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Economy 31 October 2018

The Shifting Landscape of E-Commerce

It’s no surprise that buying behaviors have seen significant change over the past several years. Global online e-commerce sales are expected to double between 2016 and 2020. According to the U.S. Bureau of Economic Analysis (BEA), personal income increased $54.8 billion (0.3%) in July of 2018, while disposable personal income (DPI) increased $52.5 billion (0.3%) and personal consumption expenditures (PCE) increased $49.3 billion (0.4%). July’s increase in personal income was a result of salary increases, rental income, and personal dividend income. The $29.6 billion increase in PCE in July led to an increase of $10.9 billion in spending for goods and a $18.9 billion increase in spending for services.

Online shoppers are experiencing a new wave of e-commerce, one that’s highly personalized to that individual’s shopping interests and behaviors. Brands are putting more dollars behind personalization, where they capture customer data points and present those customers with relevant content and products to encourage an online sale. By capturing search queries, shopping cart, geographic location, purchase history, social behavior, and customer segments, brands are able to alter their site’s content to best serve each individual customer. More than ever, e-commerce companies must also compete with one another.

How does the increase in online shopping affect the Internet itself?

As more money is spent online, data breaches are expected to rise. According to a study by Ponemon Institute, the average data breach costs $3.62 million. Dark web criminals are not only stealing people’s social security and credit card information, but they are using stolen information to apply for credit cards and make their own purchases. In response to the increasing threat of stolen online data, the number of identity theft security companies has increased, but is that enough?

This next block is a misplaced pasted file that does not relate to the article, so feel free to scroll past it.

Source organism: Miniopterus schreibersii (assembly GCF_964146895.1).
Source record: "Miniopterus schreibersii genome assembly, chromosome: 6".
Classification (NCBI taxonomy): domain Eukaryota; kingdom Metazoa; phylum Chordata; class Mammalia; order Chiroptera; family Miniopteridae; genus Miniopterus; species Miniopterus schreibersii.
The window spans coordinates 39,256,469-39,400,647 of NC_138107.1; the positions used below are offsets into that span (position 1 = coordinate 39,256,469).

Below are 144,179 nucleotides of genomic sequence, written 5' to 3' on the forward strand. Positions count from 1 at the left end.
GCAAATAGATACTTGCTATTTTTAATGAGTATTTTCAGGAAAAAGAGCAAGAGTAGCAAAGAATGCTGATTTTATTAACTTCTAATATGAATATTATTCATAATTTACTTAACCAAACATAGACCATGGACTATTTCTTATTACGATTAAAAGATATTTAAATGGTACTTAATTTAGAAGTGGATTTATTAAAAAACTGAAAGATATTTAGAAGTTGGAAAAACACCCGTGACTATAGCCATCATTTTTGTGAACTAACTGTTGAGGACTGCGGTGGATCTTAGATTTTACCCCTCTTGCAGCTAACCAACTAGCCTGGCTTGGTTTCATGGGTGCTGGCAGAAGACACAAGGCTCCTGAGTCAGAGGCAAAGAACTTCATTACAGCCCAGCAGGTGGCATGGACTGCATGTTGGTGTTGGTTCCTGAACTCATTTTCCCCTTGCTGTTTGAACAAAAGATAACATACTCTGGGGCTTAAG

While data breaches are increasing, both e-commerce companies and consumers need to be vigilant. Online retailers need to be extra careful with customer data and websites should be secure and encrypt transactions. On the consumer side, people can be better educated on security issues and privacy issues. Reading Understanding Your Online Identity: Protecting Your Privacy is a good first step.

The takeaway? The majority of sales are occurring online, and with that, Internet security breaches will continuously occur. The Internet economy is outperforming the physical retail store economy, and if your company is involved in e-commerce, you should take the extra steps needed to make sure your online infrastructure and customer data are secure. Missing out on this step could be a setback your company can’t bounce back from.

Read Understanding Your Online Identity: Protecting Your Privacy.

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